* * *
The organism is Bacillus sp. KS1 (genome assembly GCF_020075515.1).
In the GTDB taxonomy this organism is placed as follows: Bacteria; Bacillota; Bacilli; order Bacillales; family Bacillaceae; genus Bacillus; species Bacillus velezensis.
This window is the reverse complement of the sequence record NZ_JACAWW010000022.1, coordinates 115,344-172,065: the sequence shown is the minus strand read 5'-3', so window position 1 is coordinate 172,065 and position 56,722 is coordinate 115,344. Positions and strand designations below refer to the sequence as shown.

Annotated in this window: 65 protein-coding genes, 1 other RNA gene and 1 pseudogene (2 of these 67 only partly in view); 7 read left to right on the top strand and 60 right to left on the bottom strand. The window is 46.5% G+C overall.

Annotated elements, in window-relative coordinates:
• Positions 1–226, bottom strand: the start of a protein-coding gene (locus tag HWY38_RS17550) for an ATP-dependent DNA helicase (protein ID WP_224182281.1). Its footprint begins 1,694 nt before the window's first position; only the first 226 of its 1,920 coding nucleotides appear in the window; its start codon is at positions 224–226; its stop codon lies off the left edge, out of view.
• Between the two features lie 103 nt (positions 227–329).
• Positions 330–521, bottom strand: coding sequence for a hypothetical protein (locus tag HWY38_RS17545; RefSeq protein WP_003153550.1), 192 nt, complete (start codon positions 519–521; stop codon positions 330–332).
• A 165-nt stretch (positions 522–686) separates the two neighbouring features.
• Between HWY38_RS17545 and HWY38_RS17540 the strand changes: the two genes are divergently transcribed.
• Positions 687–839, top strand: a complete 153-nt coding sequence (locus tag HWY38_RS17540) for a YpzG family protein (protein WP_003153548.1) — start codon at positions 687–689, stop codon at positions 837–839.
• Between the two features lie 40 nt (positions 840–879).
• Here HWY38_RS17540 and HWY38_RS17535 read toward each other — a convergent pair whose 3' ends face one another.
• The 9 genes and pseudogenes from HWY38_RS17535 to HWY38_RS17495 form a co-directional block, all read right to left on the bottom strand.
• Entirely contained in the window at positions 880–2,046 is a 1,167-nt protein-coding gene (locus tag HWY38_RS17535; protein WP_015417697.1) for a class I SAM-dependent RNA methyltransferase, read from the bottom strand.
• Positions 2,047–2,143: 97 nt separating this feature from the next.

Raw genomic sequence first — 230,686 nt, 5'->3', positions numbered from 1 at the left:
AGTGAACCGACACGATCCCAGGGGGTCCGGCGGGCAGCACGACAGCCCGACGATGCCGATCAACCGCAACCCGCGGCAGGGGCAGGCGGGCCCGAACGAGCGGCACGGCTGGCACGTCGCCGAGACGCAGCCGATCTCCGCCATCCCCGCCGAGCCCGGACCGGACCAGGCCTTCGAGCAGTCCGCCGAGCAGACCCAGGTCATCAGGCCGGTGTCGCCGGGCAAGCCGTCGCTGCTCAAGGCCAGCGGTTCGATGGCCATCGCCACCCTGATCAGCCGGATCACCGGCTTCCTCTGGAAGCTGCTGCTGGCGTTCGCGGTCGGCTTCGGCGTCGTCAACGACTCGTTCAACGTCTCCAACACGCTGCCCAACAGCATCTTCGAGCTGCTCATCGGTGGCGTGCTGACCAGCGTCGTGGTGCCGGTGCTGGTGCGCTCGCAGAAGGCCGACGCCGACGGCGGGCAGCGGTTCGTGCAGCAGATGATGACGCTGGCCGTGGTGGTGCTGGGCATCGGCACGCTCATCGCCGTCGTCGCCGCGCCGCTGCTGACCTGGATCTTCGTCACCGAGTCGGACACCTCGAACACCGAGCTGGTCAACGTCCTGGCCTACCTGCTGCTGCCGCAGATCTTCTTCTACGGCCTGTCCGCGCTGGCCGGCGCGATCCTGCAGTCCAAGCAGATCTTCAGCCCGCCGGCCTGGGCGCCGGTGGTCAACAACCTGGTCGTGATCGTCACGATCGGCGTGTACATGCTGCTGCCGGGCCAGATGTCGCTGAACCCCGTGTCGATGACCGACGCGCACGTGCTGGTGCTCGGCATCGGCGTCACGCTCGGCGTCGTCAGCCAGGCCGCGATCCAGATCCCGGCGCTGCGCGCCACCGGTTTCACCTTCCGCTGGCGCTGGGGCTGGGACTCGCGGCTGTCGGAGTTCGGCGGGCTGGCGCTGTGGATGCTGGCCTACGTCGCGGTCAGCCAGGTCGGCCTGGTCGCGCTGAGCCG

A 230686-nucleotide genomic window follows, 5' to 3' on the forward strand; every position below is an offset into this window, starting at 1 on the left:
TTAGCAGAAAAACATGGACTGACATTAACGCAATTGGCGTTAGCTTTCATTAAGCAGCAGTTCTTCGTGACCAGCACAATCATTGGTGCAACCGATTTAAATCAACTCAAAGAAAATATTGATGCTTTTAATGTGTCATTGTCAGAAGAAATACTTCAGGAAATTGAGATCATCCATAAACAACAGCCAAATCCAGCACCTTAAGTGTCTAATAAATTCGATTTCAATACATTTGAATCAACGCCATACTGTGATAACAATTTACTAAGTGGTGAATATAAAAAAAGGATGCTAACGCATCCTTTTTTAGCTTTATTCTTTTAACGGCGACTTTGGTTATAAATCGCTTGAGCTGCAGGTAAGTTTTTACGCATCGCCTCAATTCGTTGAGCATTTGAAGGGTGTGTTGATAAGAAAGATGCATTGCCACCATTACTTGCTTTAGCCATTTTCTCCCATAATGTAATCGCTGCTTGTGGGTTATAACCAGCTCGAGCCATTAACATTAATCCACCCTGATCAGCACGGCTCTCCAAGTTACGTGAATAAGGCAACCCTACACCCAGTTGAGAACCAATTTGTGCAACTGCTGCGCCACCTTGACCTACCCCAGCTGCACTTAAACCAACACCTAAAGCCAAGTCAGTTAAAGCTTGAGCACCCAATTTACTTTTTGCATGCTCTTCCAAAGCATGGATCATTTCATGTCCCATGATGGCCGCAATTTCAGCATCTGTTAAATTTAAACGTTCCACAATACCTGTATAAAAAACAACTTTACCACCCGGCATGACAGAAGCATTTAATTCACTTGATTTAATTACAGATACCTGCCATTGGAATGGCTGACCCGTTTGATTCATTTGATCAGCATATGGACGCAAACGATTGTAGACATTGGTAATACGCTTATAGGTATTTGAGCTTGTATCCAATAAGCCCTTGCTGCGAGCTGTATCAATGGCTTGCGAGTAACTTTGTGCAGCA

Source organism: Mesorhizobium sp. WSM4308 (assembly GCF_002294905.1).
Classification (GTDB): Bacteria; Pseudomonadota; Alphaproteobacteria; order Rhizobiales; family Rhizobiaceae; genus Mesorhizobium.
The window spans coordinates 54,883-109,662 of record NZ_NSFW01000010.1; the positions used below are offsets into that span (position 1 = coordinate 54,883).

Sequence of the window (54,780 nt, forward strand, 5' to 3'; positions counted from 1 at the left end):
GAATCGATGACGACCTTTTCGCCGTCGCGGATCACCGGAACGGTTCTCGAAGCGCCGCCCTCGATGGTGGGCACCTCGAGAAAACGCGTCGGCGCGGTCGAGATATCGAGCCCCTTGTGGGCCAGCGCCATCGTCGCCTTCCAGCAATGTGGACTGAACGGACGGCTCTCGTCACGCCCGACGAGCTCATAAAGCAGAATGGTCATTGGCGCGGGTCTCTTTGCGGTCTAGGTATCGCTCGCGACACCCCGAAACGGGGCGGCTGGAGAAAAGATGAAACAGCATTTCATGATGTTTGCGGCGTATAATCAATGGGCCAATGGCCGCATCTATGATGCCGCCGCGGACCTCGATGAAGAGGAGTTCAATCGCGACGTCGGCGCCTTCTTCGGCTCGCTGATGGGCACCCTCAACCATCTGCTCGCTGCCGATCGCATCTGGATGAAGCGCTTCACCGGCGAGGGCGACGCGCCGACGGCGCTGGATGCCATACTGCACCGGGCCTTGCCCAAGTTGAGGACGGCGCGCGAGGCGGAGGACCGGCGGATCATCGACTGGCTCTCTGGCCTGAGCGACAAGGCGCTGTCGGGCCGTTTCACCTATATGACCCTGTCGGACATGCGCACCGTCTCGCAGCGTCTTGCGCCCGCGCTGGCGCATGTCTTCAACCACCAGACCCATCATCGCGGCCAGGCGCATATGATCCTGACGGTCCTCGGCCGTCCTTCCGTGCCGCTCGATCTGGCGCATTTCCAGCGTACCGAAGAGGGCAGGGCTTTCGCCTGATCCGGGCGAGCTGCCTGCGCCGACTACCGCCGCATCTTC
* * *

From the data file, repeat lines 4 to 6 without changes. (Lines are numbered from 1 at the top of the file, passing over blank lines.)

Annotated in this window: 65 protein-coding genes, 1 other RNA gene and 1 pseudogene (2 of these 67 only partly in view); 7 read left to right on the top strand and 60 right to left on the bottom strand. The window is 46.5% G+C overall.

Annotated elements, in window-relative coordinates:
• Positions 1–226, bottom strand: the start of a protein-coding gene (locus tag HWY38_RS17550) for an ATP-dependent DNA helicase (protein ID WP_224182281.1). Its footprint begins 1,694 nt before the window's first position; only the first 226 of its 1,920 coding nucleotides appear in the window; its start codon is at positions 224–226; its stop codon lies off the left edge, out of view.